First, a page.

After our stop at the coop, we went to Francisco’s home to meet him and see his drying tables. He has been processing his coffee at his mother’s house, which is just up the street, but dries the coffee in his own backyard on raised, covered beds. Though he is still a member of the coop, he has chosen to process his coffee on his own in the hopes of a more selective, and intentional process. He has been double fermenting all his coffee, a process he learned from his neighbor, Orlando Arita, who learned various techniques from a field trip with Counter Culture Coffee to the J.Hill mill in Santa Ana, El Salvador. We visited Orlando’s mill and farm with Francisco so we could see how he learned the process. Orlando showed us everything he did, emphasizing the importance of every step, from ripe cherry selection during picking, sorting after picking, floating cherry, fermentation times and drying. The “Kenya style” process varies depending on who is doing it where, but it generally refers to a washed coffee style where the fermentation and washing process is done more than once. Typically, in Central America, the process is done one time with varying amounts of fermentation time hovering around 12 hours. With the extra dry fermentation or soaking times in the Kenya-style version of fully washed coffee, absolutely all of the mucilage is removed from the coffee, and the idea is that this will lead to a cleaner, crisper cup with possibly heightened acidity. The process that Francisco has learned from Orlando takes quite a bit of time, water and energy—and we’ve definitely been happy with the coffee, but it would be helpful to know what the exact differences are in the cup between the Kenya method and what he would normally do. Francisco hasn’t done a controlled experiment yet, but perhaps next year.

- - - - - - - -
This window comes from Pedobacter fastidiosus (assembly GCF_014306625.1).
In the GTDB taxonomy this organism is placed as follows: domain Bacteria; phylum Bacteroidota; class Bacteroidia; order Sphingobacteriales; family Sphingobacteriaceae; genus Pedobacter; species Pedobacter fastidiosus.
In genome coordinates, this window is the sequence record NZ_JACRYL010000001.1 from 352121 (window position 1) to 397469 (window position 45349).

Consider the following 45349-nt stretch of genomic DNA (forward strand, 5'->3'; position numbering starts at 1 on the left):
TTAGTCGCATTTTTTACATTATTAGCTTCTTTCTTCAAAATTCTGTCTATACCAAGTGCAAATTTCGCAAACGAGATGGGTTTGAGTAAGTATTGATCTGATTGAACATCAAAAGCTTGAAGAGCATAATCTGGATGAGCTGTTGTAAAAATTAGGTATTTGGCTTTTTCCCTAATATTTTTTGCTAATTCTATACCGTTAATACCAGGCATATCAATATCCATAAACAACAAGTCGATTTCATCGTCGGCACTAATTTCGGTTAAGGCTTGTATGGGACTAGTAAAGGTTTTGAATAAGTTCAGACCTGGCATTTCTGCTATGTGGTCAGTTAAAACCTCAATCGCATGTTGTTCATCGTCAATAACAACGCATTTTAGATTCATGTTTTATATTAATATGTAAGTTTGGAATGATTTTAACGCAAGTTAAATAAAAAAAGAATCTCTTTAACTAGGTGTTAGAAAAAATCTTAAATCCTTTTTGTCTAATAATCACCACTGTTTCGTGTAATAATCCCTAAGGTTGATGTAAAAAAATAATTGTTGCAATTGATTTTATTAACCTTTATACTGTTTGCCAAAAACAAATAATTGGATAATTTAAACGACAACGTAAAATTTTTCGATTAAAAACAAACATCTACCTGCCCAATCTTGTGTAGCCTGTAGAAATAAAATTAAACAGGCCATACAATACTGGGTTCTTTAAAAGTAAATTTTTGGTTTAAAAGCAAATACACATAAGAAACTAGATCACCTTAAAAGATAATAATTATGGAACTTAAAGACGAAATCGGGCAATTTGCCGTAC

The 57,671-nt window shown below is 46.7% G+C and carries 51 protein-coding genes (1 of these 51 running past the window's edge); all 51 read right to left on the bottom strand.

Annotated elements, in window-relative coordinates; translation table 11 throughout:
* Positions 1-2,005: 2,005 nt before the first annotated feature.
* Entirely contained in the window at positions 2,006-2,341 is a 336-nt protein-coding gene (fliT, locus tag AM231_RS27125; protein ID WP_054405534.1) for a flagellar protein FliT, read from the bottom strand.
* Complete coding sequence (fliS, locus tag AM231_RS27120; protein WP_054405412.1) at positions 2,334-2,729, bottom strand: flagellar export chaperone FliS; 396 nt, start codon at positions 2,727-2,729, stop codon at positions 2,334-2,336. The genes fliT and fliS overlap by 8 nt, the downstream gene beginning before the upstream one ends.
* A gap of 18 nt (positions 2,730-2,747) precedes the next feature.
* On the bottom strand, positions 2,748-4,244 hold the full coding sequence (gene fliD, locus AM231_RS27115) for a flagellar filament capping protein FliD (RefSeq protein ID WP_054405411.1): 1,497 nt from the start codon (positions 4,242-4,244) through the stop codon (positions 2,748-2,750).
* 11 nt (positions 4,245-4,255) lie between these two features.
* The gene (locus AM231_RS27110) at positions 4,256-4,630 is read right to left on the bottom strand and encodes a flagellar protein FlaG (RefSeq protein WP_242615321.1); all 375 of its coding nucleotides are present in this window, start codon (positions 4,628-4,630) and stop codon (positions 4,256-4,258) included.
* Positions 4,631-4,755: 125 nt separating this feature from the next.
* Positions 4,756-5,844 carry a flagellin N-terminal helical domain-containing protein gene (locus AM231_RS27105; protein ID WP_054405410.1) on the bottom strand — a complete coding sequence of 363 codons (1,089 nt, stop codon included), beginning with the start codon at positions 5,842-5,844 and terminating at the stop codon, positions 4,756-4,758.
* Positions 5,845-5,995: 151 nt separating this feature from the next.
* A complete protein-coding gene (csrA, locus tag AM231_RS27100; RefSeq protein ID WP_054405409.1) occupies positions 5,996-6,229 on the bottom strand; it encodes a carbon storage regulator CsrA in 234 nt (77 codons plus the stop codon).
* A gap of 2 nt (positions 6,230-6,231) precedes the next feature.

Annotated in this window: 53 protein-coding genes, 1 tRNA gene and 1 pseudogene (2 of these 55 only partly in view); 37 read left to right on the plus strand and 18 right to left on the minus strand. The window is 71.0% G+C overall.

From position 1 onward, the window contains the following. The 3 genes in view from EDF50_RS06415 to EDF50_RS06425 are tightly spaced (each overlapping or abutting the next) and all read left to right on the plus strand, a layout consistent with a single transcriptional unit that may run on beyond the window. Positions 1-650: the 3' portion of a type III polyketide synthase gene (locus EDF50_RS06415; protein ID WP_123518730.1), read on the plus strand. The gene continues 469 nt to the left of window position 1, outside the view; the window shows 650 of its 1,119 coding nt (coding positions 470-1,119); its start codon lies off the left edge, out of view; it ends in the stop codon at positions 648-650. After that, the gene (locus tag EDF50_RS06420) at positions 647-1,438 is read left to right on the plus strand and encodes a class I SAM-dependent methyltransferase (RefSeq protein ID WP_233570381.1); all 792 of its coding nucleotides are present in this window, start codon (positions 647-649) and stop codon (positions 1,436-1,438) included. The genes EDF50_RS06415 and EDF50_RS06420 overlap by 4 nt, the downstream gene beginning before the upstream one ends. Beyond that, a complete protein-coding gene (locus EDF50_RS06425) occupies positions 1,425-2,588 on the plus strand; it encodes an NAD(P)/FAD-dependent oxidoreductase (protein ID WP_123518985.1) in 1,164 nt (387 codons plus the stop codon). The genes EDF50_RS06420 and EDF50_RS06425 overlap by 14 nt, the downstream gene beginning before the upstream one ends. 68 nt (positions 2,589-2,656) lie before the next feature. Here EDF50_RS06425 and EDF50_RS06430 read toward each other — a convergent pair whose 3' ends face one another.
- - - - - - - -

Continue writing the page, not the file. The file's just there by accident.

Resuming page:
Coffee fermenting underwater. Orlando changes the water in these tanks every six hours to keep it fresh.